Before she was crowned Miss Amazing National, Vanessa Cleary never thought of herself as a beauty pageant competitor.
Yet the way in which Vanessa told the story of her birth mother's struggles in Guatemala to help her with her disabilities and the positive impact her adoption had on her life helped Vanessa win over the judges last month at the Miss Amazing National pageant in Chicago where she took top honors in the junior teen division.
Next summer, Vanessa, 15, will return to the pageant to present the tiara to the new winner. In the meantime, she said she's looking forward to telling her friends at school about the pageant so they can participate as well.
"I want everyone to have the experience I had," Vanessa said. "It was really fun, I really enjoyed it."
Miss Amazing is a pageant for girls and young women with learning disabilities. According to the website missamazing2017.org, in the 10 years since it began, 1,700 girls and young women with disabilities have benefited from pageants that are now held nationwide.
"It's not prim and prissy and the girls aren't queens. They're representatives," said Morgan Packer-McCarthy, director of Miss Amazing Connecticut. "It's a whole new culture and a whole new aspect of diversity."
Miss Amazing was started in Omaha, Neb., in 2007 by a teenage girl, Jordan Somer, who was a volunteer for the Special Olympics at the time. Since then, Miss Amazing has expanded to over 30 states across the U.S. including Connecticut where Packer-McCarthy started the chapter three years ago.
The pageant is designed to help the girls who participate build sisterhoods, develop life skills, and increase visibility for those in the disabled community.
Packer-McCarthy has younger twin sisters who both have hereditary sensory neuropathy type 2, meaning they can't feel their extremities. One of the twins, Allana Packer-McCarthy, wanted to participate in a pageant, but her ankles were enlarged as a result of her condition and she couldn't fit into typical pageant heels.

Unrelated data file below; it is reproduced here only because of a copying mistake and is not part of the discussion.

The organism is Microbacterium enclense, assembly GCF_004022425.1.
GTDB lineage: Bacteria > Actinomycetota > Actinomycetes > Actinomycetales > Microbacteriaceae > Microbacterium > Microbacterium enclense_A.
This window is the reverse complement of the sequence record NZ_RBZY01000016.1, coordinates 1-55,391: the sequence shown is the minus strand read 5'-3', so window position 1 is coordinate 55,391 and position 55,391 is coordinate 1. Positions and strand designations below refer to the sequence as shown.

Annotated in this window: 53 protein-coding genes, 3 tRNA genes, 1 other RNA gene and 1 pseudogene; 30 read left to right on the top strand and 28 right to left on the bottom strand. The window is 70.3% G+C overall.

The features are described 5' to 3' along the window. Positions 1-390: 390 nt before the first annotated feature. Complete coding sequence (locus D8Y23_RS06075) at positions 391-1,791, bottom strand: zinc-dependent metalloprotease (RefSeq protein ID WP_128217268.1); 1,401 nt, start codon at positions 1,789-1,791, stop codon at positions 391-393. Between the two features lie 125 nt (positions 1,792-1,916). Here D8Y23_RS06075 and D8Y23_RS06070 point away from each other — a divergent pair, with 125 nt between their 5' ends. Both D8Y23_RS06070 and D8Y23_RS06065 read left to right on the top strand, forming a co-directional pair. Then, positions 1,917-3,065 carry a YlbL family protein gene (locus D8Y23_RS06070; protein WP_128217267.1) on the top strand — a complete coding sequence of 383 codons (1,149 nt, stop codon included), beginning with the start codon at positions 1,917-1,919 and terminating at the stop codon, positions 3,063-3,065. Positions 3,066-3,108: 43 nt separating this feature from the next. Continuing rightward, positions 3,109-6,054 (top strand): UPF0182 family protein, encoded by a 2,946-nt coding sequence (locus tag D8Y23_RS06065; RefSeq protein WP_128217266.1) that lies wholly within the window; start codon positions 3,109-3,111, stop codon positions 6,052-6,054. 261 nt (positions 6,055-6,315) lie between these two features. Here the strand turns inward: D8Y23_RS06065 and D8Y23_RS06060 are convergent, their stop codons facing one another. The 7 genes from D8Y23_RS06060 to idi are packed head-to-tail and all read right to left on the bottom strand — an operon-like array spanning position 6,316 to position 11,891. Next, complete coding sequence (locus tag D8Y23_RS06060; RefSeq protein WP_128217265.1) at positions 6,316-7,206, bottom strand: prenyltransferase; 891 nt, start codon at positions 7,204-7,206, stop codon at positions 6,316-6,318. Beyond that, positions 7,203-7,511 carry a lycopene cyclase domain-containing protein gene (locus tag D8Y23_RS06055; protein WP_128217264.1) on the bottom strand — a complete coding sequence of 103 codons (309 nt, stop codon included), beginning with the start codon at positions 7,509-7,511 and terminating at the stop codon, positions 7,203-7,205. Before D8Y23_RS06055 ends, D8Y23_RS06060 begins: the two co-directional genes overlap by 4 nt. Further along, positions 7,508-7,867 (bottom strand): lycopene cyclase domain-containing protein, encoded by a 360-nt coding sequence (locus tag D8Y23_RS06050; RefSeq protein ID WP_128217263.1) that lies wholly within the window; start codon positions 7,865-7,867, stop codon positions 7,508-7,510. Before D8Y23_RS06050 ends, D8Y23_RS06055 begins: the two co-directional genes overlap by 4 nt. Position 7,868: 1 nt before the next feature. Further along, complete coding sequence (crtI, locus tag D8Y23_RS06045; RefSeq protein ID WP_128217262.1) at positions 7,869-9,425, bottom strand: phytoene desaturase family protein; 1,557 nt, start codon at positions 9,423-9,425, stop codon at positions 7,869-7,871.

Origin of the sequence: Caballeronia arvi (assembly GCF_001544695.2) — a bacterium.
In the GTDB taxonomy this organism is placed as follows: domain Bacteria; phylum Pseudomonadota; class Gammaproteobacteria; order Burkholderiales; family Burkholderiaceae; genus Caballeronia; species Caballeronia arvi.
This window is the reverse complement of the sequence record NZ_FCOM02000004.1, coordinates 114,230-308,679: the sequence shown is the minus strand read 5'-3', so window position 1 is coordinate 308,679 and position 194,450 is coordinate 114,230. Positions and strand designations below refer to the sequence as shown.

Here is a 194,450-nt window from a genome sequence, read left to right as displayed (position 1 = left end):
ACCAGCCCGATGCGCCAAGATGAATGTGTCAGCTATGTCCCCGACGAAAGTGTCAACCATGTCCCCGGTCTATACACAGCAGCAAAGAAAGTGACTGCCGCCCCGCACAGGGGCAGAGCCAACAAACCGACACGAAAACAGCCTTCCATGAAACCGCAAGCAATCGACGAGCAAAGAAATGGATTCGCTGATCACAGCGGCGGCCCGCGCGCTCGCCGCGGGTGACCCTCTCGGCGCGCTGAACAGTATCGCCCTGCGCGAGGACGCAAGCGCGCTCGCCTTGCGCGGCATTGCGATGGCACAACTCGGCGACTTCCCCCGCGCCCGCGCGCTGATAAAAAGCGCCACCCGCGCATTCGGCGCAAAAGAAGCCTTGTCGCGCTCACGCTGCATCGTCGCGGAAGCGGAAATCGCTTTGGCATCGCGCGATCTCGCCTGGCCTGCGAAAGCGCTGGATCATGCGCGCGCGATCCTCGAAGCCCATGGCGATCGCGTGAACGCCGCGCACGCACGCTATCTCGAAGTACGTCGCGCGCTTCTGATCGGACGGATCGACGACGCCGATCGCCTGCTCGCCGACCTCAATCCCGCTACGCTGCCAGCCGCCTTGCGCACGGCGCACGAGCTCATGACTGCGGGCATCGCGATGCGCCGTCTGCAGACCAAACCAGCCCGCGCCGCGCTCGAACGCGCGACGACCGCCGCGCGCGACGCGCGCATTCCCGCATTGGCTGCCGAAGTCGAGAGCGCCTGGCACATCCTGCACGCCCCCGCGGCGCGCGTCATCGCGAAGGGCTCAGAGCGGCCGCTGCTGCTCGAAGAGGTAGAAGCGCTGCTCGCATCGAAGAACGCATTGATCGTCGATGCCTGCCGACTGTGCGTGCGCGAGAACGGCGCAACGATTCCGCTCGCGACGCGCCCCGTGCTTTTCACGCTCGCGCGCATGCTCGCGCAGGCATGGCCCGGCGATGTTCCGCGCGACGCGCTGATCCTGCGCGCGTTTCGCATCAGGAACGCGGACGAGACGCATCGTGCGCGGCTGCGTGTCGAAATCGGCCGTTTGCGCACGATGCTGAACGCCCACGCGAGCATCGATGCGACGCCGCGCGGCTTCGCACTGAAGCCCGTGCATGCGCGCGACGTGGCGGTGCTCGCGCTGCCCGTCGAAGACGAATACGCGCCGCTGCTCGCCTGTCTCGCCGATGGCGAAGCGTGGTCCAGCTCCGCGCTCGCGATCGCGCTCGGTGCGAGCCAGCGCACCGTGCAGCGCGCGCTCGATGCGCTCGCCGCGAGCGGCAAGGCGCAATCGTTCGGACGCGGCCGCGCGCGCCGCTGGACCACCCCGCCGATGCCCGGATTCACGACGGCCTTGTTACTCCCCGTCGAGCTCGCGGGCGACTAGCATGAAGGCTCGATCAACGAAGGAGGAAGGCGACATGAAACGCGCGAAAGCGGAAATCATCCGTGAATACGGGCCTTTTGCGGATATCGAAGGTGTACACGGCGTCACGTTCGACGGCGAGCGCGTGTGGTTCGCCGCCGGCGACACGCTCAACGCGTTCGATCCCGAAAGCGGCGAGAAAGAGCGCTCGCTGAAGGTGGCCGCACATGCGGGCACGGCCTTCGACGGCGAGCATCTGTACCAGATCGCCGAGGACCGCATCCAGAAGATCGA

Packer-McCarthy, 19 at the time, took her sister to the Miss Amazing pageant in Massachusetts. After the positive experience both sisters had, Packer-McCarthy decided she had to bring the pageant to Connecticut.
"There was no excuse for me not to start the pageant in Connecticut," Packer-McCarthy said. Miss Amazing is run entirely by volunteers. Participants register by donating five canned goods that will be given to the needy. Fundraisers are held to raise money for travel and dresses, and on the day of the pageant, girls can buy donated dresses for between $10 and $30.
Participants in Miss Amazing are paired up with a buddy for the entirety of the experience, someone who does not have a disability. This can either be someone they know and choose or someone who volunteered and they are meeting for the first time. They then do crafts, go through orientation, and participate in an interview– an opportunity to talk about their passions and practice a life skill they otherwise likely wouldn't get a chance to try.
The main event is the stage performance, in which participants get to showcase a talent of their choice. When Maureen Cleary, Vanessa's mother, first heard about Miss Amazing on a Facebook page, she thought the pageant would be a great opportunity for Vanessa to showcase her talent – public speaking. Vanessa wants to be a teacher at Enfield High School where she is about to enter her sophomore year. She said she wants to teach other students who have disabilities like her.
Vanessa is hearing and vision impaired, and has had multiple surgeries for both. She also has attention deficit disorder and an intellectual disability that makes reading comprehension difficult for her. Despite this, she is very active, participating in Unified Sports for students with and without disabilities, and dancing. Last year, Vanessa was taking a teen leadership course, in which she found her passion for public speaking.
In the class and during Miss Amazing, Vanessa spoke about her adoption. She recalled how her birth mother did not know the extent of her disabilities and was not equipped to handle them. She said she plans to return to Guatemala when she turns 18 to meet her biological mother and siblings.
Packer-McCarthy said the pageant creates an extremely supportive social environment that young women with disabilities are unlikely to get anywhere else. She said this is especially important for disabled girls, who are more likely to be low-income and unemployed. In 2014, disabled women made up 1.5 percent of the U.S. workforce, despite making up 4 percent of the general population, according to the Women's Bureau of the U.S. Department of Labor.
Packer-McCarthy said because of the supportive and less-competitive nature of Miss Amazing, she has seen girls like Vanessa open up. A speech pathologist for one of the participants said she saw more growth in two weeks than she had seen in the previous years of working with the girl.
Cleary said for Vanessa, her growth came most in her interactions with her peers. Vanessa tended to talk more to adults in social settings, rather than girls her own age. During the pageant, Vanessa made several friends in her age group from all over the country and continues to keep in touch with them by phone.
For both Cleary and Vanessa, it wasn't about winning the pageant. They said it was about the opportunity for Vanessa to participate and feel supported.